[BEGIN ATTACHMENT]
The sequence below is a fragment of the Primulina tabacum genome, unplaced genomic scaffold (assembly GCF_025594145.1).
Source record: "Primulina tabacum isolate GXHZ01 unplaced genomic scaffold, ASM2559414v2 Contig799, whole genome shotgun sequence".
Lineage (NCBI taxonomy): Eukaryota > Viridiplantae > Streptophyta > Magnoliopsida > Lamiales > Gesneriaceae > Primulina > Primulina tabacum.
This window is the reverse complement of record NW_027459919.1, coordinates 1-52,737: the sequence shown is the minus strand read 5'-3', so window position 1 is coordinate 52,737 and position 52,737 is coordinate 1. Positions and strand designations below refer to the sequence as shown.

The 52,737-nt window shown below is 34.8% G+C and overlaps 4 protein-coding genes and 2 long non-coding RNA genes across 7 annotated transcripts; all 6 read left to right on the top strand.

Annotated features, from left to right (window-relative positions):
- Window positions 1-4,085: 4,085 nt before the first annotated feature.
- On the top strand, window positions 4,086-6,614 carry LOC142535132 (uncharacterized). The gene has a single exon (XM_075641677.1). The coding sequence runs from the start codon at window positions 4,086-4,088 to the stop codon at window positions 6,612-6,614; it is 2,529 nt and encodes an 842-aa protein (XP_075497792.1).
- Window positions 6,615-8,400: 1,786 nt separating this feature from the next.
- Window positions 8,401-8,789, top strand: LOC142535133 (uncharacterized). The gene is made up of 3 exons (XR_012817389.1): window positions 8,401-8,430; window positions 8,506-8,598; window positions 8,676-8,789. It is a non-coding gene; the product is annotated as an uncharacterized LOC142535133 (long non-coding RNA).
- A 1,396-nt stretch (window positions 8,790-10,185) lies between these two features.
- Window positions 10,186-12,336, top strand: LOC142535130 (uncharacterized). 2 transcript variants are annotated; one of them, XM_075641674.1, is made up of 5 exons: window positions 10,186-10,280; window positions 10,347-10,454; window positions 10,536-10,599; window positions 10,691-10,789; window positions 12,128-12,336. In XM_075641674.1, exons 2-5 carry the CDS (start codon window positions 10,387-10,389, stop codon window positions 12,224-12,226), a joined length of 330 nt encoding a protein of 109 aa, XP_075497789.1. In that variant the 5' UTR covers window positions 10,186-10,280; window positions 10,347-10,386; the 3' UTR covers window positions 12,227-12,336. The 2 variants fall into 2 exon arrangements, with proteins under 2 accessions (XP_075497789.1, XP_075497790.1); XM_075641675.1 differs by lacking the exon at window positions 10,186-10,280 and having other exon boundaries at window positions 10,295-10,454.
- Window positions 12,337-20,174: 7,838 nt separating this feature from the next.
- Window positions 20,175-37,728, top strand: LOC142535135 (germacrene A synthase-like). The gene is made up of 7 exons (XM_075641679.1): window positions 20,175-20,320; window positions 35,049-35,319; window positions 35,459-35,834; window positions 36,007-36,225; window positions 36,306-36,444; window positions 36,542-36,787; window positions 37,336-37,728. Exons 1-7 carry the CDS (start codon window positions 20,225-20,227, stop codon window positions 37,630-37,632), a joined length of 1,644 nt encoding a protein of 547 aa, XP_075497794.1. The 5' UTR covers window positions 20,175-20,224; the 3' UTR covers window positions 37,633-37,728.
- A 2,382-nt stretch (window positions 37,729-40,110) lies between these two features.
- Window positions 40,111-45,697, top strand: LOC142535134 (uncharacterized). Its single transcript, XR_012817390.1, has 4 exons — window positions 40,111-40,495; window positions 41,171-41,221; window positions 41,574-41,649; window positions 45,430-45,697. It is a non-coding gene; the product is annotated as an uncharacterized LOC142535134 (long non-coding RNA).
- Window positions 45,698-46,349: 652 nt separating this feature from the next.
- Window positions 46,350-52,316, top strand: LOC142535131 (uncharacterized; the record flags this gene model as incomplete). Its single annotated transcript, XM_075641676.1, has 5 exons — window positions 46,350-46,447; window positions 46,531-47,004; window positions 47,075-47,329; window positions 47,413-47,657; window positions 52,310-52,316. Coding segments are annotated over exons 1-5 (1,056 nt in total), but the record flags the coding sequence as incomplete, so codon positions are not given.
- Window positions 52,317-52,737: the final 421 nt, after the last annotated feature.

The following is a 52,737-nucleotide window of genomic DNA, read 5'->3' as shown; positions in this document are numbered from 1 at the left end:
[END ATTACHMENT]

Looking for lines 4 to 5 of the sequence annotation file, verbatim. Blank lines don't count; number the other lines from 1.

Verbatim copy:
This window is the reverse complement of record NW_027459919.1, coordinates 1-52,737: the sequence shown is the minus strand read 5'-3', so window position 1 is coordinate 52,737 and position 52,737 is coordinate 1. Positions and strand designations below refer to the sequence as shown.

The 52,737-nt window shown below is 34.8% G+C and overlaps 4 protein-coding genes and 2 long non-coding RNA genes across 7 annotated transcripts; all 6 read left to right on the top strand.